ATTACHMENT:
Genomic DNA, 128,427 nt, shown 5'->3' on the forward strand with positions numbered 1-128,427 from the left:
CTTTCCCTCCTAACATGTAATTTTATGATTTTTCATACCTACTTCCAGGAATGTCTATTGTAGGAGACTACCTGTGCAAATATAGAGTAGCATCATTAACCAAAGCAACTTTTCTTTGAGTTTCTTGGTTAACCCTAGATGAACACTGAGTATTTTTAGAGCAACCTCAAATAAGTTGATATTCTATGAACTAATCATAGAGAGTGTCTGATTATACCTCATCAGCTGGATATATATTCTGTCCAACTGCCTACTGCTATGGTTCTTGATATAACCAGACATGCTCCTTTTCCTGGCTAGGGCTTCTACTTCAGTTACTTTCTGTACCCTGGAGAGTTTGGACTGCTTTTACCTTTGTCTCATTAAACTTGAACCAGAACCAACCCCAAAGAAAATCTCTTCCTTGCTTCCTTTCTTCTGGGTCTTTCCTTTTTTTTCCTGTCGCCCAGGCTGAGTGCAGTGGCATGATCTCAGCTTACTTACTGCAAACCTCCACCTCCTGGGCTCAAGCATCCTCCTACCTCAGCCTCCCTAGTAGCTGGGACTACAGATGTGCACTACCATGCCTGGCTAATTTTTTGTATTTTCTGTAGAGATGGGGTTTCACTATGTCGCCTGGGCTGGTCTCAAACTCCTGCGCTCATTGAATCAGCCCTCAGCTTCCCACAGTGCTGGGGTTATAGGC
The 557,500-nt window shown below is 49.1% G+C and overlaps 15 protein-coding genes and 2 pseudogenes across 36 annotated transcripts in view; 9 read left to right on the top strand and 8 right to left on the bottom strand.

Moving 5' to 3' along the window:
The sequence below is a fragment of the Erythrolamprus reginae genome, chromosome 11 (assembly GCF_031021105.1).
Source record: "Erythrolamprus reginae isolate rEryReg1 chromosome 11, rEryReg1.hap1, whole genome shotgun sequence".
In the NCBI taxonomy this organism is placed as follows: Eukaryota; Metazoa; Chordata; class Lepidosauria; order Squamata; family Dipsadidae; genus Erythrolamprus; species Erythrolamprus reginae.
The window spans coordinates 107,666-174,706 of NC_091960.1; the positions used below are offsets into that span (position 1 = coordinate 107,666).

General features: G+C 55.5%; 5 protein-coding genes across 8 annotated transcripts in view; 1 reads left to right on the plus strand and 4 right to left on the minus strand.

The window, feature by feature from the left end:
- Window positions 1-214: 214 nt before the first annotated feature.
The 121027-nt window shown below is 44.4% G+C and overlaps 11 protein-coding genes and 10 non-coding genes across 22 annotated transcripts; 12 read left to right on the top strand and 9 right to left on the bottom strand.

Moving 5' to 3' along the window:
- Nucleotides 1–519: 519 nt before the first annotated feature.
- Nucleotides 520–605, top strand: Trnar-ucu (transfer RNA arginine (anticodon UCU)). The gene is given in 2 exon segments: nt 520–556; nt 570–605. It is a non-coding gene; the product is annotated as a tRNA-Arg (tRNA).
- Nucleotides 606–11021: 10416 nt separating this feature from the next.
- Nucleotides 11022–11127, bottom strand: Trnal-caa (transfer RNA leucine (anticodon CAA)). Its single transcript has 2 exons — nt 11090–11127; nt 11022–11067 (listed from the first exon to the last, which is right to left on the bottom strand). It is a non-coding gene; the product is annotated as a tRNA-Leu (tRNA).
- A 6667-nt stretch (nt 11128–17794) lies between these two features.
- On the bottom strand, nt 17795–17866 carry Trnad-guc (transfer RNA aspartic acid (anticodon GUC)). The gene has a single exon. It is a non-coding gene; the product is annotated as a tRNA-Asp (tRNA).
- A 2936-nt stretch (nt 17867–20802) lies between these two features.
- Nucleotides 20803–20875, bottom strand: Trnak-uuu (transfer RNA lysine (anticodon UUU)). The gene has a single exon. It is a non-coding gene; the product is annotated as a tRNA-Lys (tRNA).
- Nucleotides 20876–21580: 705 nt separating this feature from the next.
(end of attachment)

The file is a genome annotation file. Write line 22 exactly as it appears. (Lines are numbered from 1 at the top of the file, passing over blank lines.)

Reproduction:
- Nucleotides 20876–21580: 705 nt separating this feature from the next.